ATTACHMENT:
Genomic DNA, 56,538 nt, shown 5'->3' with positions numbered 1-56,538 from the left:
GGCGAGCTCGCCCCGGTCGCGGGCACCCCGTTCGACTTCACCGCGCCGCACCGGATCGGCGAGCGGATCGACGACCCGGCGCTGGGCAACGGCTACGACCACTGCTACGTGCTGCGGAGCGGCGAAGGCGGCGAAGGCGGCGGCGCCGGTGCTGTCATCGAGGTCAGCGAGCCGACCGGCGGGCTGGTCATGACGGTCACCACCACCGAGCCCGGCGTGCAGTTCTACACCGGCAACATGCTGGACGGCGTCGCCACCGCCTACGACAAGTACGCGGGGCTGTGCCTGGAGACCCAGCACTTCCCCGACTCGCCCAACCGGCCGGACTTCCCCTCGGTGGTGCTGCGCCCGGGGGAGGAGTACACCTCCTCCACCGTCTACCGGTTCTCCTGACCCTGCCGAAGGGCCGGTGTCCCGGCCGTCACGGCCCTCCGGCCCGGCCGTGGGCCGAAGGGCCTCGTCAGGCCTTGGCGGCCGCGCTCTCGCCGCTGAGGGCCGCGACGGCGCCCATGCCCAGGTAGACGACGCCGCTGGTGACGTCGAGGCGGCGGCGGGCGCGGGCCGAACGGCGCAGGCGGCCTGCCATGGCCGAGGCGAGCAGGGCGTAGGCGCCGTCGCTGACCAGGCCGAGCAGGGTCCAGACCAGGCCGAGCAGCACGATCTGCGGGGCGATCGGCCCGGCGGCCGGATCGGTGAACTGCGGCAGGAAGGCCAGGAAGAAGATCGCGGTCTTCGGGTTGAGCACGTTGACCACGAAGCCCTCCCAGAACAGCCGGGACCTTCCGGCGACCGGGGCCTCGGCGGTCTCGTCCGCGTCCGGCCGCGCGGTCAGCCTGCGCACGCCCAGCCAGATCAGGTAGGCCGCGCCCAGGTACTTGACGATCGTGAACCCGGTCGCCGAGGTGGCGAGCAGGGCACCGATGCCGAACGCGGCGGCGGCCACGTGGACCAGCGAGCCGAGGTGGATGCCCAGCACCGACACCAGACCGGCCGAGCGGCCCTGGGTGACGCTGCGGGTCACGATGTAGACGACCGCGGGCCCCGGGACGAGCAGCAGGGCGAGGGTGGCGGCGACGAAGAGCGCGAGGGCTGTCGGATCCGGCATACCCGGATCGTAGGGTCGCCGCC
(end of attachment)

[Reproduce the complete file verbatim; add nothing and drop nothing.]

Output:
Genomic DNA, 56,538 nt, shown 5'->3' with positions numbered 1-56,538 from the left:
GGCGAGCTCGCCCCGGTCGCGGGCACCCCGTTCGACTTCACCGCGCCGCACCGGATCGGCGAGCGGATCGACGACCCGGCGCTGGGCAACGGCTACGACCACTGCTACGTGCTGCGGAGCGGCGAAGGCGGCGAAGGCGGCGGCGCCGGTGCTGTCATCGAGGTCAGCGAGCCGACCGGCGGGCTGGTCATGACGGTCACCACCACCGAGCCCGGCGTGCAGTTCTACACCGGCAACATGCTGGACGGCGTCGCCACCGCCTACGACAAGTACGCGGGGCTGTGCCTGGAGACCCAGCACTTCCCCGACTCGCCCAACCGGCCGGACTTCCCCTCGGTGGTGCTGCGCCCGGGGGAGGAGTACACCTCCTCCACCGTCTACCGGTTCTCCTGACCCTGCCGAAGGGCCGGTGTCCCGGCCGTCACGGCCCTCCGGCCCGGCCGTGGGCCGAAGGGCCTCGTCAGGCCTTGGCGGCCGCGCTCTCGCCGCTGAGGGCCGCGACGGCGCCCATGCCCAGGTAGACGACGCCGCTGGTGACGTCGAGGCGGCGGCGGGCGCGGGCCGAACGGCGCAGGCGGCCTGCCATGGCCGAGGCGAGCAGGGCGTAGGCGCCGTCGCTGACCAGGCCGAGCAGGGTCCAGACCAGGCCGAGCAGCACGATCTGCGGGGCGATCGGCCCGGCGGCCGGATCGGTGAACTGCGGCAGGAAGGCCAGGAAGAAGATCGCGGTCTTCGGGTTGAGCACGTTGACCACGAAGCCCTCCCAGAACAGCCGGGACCTTCCGGCGACCGGGGCCTCGGCGGTCTCGTCCGCGTCCGGCCGCGCGGTCAGCCTGCGCACGCCCAGCCAGATCAGGTAGGCCGCGCCCAGGTACTTGACGATCGTGAACCCGGTCGCCGAGGTGGCGAGCAGGGCACCGATGCCGAACGCGGCGGCGGCCACGTGGACCAGCGAGCCGAGGTGGATGCCCAGCACCGACACCAGACCGGCCGAGCGGCCCTGGGTGACGCTGCGGGTCACGATGTAGACGACCGCGGGCCCCGGGACGAGCAGCAGGGCGAGGGTGGCGGCGACGAAGAGCGCGAGGGCTGTCGGATCCGGCATACCCGGATCGTAGGGTCGCCGCC